Peter the Great established the sailors’ settlement on the right bank of the Yauza. The street parallel to the river was named after that fact (“matros” means “sailor” in Russian). As old sailors lived there in the times of Catherine the Great, they started calling the house the sailors’ one. The residents of the city tried to protect piece and quiet of the elderly citizens and drove past the poor-house quietly (“tishina” means “quiet” in Russian). So one more word was added to the name of the street. And now it is called Matrosskaia Tishina. The prison, which the people called Matrosskaia Tishina, appeared here later. It dates back to 1775. The house for “those too daring” was established there by the order of Catherine the Great, under the aegis of the governor institution, the Public Assistance Order. Now it is a detention centre. In fact, it existed in its initial form for a comparatively short period of time. It had been renamed as the Moscow Correctional Facility by 1870. The new facility could accommodate 150 women and 300 men. The purpose of the prison was “to give the thugs a job”. In their turn, the thugs were prisoners, including minor criminals, thieves and fraudsters. 

The area of the correctional facility was gradually increased.

There were detached houses in Matrosskaia Tishina Street then. My grandmother Lidiia Kirilovna Vasina was born in one of the houses on 4 April 1908. She lived there until she was four. In 1912, construction of the tramway and Rusakov depot started, and her house was demolished. 

In 1912, architect Boris Alberti designed and constructed the new prison buildings. The prison hospital was established in the redecorated and reconstructed buildings of the former housing facilities for the prison staff. The facility is used not only by Matrosskaia Tishina, but also by all the detention centres of Moscow, and has around 706 beds.

Matrosskaia Tishina is composed of seven buildings. The total area of the facility is 41,438 square meters. The initial maximum number of detainees to be held in the detention centre was 200 people. The purpose of the detention centre was to hold the people requiring strict supervision in custody during the investigative actions and litigation.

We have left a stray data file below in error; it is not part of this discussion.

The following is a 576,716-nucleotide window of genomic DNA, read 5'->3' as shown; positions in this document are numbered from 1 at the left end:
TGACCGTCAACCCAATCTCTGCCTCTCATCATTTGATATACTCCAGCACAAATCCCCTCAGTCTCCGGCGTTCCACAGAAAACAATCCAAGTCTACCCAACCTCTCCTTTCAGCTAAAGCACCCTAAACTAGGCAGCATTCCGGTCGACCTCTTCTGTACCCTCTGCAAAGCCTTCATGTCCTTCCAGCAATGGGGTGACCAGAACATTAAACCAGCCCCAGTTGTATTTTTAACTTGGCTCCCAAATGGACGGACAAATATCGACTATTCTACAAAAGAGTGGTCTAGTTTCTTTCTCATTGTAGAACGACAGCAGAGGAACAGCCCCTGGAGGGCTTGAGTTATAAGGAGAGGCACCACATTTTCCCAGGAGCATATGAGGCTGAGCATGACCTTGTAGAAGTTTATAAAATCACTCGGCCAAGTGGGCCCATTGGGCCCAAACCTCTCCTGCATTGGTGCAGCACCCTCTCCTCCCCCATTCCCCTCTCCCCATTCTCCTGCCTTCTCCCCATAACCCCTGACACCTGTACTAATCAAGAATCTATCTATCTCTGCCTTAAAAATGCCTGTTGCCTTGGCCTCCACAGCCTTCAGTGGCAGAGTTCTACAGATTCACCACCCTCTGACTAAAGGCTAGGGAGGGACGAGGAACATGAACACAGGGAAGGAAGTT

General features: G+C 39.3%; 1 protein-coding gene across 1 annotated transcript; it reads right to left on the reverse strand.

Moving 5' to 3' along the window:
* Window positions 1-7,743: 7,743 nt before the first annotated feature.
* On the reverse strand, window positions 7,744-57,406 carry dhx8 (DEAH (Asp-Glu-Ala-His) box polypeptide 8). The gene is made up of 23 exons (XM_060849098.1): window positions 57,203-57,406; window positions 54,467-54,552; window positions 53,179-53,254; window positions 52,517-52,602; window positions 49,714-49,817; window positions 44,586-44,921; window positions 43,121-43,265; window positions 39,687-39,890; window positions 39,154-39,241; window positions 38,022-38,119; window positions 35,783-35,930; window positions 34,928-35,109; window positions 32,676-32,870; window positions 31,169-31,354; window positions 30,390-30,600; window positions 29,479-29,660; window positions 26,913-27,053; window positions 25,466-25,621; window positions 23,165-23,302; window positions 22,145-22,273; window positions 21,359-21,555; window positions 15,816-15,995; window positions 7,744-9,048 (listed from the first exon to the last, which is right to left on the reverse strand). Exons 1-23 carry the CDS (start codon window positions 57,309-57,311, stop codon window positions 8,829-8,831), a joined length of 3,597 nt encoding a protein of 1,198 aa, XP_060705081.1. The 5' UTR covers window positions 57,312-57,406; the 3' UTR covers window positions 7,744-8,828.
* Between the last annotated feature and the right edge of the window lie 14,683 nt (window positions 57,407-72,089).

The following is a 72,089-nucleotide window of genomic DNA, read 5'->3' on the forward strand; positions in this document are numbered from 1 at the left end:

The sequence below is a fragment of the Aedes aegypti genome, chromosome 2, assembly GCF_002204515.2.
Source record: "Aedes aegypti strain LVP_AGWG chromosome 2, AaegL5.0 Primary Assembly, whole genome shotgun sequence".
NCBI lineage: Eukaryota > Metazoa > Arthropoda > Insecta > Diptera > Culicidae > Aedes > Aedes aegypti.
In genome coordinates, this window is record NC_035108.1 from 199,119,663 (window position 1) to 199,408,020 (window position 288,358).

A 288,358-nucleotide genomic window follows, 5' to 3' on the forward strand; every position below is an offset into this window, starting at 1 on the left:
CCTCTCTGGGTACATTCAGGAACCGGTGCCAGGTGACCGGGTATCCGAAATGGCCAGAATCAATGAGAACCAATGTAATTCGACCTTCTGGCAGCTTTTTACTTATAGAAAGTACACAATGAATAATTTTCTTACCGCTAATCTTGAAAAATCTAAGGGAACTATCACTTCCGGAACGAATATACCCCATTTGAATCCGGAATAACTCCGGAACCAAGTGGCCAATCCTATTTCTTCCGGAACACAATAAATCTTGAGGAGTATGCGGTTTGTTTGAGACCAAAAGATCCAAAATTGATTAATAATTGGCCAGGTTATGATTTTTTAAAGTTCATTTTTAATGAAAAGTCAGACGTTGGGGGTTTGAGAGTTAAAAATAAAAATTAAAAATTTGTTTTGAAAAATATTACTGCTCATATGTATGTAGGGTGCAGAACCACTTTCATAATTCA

In 2001, based on the international standards as to the area per detainee, the number of detainees was limited. Unfortunately, the standards are actually not met. According to the official data, the detention centre can accommodate 2013 people, but the real numbers exceed this value by 21.3 % and are 2441 people.

In addition to the first detention centre, there are seven more detention centres in Moscow. The most famous include Butyrka and Lefortovo. 

The list of the famous prisoners who did their time in Matrosskaia Tishina is quite long. They include Soviet political figures Gennadii Ianaev and Dmitrii Iazov, businessmen Platon Lebedev and Mikhail Khodorkovskii, Sergei Mavrodi, criminal leader Viacheslav Ivankov (also called Iaponchik), Sergei Magnitskii, film director Kirill Serebrennikov, Mayor of Yaroslavl Evgenii Urlashov and many others. 

About a year ago, there was information about the considerable redundancy of the staff of the Federal Penitentiary Service. As a result, the wardens working in the first detention centre felt uneasy. As some officers of the Federal Penitentiary Service confessed, their job got simply dangerous because of the reduced numbers of wardens. It is clear under such conditions that many years will have to be spent to bring the Russian prisons to the world standards.